How to File an Unfair Practice Charge

PERB'S Jurisdiction

The Public Employment Relations Board (PERB) is the State agency responsible for enforcing the collective bargaining laws covering employees of public schools and community colleges (Educational Employment Relations Act (EERA) Government Code section 3540 et seq.); State civil service (Ralph C. Dills Act (Dills Act) Government Code section 3512 et seq.); the University of California, California State University and Hastings College of Law (Higher Education Employer-Employee Relations Act (HEERA) Government Code section 3560 et seq.); cities, counties, and special districts (Meyers-Milias-Brown Act (MMBA) Government Code section 3500 et seq.); trial court employees (Trial Court Employment Protection and Governance Act (Trial Court Act) Govt. Code section 71600 et seq., and Trial Court Interpreter Employment and Labor Relations Act (Court Interpreter Act) Govt. Code section 71800 et seq.); and supervisory employees of the Los Angeles County Metropolitan Transportation Authority (Los Angeles County Transportation Authority Transit Employer-Employee Relations Act (TEERA) Public Utilities Code section 99560 et seq.). PERB does not enforce laws that affect employees of private enterprise or the federal government, nor do the laws enforced by PERB protect against all types of unfairness that may occur at the workplace.

What is an Unfair Practice?

Following are examples of unlawful employer conduct:

  • coercive questioning of employees regarding their union activity;
  • threatening employees or discriminating against employees because they participated in union activities;
  • promising benefits to employees if they refuse to participate in union activity.

Definitions of unlawful employer conduct are found for Dills, EERA and HEERA in Government Code sections 3519, 3543.5, and 3571, respectively, for MMBA in Government Code section 3509(b) and PERB Regulation 32603; for the Trial Court Act in Govt. Code section 71630 et seq., including section 71635.1; for the Court Interpreter Act in Govt. Code section 71800 et seq., including section 71822; and for TEERA in Public Utilities Code section 99563.7.

Following are examples of unlawful employee organization conduct:

• threatening employees if they refuse to join the union;

• disciplining members for filing an unfair practice charge against the union;

• failing to fairly represent an employee in dealings with an employer.

Definitions of unlawful employee organization conduct are found for Dills, EERA and HEERA in Government Code sections 3519.5, 3543.6 and 3571.1, respectively, for MMBA in Government Code section 3509(b) and PERB Regulation 32604; for the Trial Court Act in Govt. Code section 71630 et seq., including section 71635.1; for the Court Interpreter Act in Govt. Code section 71800 et seq., including section 71822 and for TEERA in Public Utilities Code section 99563.8.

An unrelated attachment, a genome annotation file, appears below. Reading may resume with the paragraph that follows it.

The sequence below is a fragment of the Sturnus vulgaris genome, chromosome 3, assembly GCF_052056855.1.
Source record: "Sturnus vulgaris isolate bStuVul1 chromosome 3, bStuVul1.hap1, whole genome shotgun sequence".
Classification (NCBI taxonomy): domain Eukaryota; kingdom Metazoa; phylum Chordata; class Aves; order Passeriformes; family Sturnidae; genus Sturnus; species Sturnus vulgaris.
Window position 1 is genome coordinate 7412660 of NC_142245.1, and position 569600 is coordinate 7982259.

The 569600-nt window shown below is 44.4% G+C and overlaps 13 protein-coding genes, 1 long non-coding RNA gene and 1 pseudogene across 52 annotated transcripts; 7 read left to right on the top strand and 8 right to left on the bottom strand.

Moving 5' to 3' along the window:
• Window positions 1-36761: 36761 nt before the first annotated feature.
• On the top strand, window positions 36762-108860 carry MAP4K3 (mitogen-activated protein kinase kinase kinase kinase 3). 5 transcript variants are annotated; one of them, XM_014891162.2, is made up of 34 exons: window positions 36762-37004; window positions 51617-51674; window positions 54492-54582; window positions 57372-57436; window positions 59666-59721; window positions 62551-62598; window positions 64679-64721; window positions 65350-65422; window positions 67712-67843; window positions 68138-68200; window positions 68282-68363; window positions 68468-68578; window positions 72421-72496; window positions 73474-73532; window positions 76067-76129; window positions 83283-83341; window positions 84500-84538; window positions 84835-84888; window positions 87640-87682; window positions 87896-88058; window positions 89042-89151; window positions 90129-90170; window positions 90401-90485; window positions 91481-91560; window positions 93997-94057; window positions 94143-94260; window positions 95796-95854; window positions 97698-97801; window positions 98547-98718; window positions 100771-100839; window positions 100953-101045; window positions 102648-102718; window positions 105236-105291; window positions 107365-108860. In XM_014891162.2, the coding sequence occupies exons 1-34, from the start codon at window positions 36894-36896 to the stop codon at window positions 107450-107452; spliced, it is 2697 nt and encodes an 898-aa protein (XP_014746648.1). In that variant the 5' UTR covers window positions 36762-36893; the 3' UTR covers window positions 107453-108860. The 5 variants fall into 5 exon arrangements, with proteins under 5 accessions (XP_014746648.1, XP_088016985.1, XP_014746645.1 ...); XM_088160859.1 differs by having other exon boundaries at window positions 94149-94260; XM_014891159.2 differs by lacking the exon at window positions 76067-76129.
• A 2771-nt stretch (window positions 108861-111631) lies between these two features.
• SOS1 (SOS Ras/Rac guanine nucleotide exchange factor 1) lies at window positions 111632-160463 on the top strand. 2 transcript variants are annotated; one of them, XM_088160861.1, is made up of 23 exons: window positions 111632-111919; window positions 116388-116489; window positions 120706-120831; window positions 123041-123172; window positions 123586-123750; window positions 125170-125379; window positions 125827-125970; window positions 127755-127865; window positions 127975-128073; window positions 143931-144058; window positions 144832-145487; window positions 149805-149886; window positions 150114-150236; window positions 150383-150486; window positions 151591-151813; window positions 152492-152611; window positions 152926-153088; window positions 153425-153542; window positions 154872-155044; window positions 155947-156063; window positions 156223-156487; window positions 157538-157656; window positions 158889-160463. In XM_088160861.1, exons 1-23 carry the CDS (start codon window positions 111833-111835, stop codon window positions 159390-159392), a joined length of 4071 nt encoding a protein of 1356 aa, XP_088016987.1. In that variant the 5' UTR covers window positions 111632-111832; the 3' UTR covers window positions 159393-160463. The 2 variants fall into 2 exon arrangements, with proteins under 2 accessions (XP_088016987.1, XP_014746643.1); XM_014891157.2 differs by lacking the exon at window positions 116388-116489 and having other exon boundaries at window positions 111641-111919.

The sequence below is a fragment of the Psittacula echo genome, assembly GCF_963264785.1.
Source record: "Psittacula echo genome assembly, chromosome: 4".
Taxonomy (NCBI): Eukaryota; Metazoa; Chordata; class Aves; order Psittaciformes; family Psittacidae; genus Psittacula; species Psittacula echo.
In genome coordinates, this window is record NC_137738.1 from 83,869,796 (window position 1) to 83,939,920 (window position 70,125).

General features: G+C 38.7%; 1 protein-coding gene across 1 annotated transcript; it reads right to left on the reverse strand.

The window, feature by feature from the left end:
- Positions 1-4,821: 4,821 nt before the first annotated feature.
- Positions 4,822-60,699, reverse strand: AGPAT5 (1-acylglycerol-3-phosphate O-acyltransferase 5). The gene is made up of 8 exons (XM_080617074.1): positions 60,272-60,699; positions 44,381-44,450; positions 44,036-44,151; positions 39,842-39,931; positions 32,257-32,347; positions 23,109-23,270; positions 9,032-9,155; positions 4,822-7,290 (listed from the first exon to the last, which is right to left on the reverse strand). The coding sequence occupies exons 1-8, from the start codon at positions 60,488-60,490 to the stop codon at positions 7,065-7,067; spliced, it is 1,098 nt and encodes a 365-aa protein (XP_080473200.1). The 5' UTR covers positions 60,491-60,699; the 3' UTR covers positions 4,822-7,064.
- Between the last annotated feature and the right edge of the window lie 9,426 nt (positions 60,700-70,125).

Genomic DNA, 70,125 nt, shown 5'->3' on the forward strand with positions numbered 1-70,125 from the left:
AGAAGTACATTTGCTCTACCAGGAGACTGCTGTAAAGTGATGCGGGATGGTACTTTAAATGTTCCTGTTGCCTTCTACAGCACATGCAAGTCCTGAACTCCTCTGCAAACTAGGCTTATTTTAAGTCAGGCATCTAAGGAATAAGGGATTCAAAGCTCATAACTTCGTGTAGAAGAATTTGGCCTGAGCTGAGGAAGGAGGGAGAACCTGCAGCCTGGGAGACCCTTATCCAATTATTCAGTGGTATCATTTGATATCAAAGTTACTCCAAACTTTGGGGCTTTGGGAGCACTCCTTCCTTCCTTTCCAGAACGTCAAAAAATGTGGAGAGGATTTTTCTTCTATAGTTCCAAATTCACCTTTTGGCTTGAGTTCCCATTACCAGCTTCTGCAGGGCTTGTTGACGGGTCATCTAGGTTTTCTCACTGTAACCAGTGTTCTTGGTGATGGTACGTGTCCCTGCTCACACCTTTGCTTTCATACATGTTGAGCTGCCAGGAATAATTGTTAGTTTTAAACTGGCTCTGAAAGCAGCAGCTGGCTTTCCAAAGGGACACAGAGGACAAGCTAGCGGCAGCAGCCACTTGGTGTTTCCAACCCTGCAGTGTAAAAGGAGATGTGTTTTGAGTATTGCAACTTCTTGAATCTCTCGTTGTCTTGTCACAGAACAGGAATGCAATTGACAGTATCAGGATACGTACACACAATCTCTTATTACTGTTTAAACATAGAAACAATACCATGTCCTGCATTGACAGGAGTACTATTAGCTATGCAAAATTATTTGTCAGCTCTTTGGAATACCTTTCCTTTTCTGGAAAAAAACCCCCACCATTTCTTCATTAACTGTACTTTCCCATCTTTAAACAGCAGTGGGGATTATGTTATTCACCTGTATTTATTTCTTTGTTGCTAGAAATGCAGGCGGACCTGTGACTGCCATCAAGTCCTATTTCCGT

Filing the Unfair Practice Charge

If you believe that an unfair practice has been committed, you may file a charge by mail or in person at one of PERB's three regional offices. An unfair practice charge may also be filed by fax (fax numbers for each office are shown below) or by e-mail (e-filing addresses also shown below). The charge must be filed within six (6) months of the occurrence of the conduct that you contend is an unfair practice. Unfair Practice Charge forms are available on this web site or by telephoning or visiting a PERB regional office.

The charge must contain the following information:

1. the "charging party's" name, address and telephone number;

2. the name, address and telephone number of the party you claim committed the unfair practice (the "respondent");

3. the section(s) of the Government or Public Utilities Code you believe have been violated;

4. the section(s) of PERB's regulation(s) and/or for MMBA, Trial Court Act or Court Interpreter Act, the local rule(s) alleged to have been violated;

5. a clear and concise statement (including dates, names, places, etc.) of the conduct which you assert constitutes an unfair practice.

If you have procedural questions you may contact a PERB Board Agent at any of the three regional offices. Beyond that, if you require legal assistance and advice, please contact your attorney, representative or the County Bar Association for attorney referral services.

Service

If you wish to file an unfair practice charge, you must comply with the following service requirements. The original plus one copy of the charge with the original proof of service is filed with the appropriate PERB office (PERB Regulation 32075). A copy of the completed unfair practice charge and proof of service form must be served on the party being charged (respondent). A proof of service form must be attached to each copy of the charge to prove that a copy of the charge has been served on the respondent. Proof of Service forms are available on the web site and at each regional office.

1. If the respondent is a public school or community college employer (EERA), service of the Charge and Proof of Service must be on the superintendent or designated representative of the district or school board.

2. If the respondent is the Regents of the University of California, the Trustees of the California State University or the Directors of Hastings College of the Law (HEERA), service must be to the following, respectively:

Office of the General Counsel
Regents of the University of California
1111 Franklin Street, 8th Floor
Oakland, CA 94612

Office of the General Counsel
California State University
401 Golden Shore, 4th Floor
Long Beach, CA 90802-4210

General Counsel
Hastings College of the Law
200 McAllister Street
San Francisco, CA 94102-4978

3. If the respondent is the State of California (Dills Act), service must be on:

Chief Counsel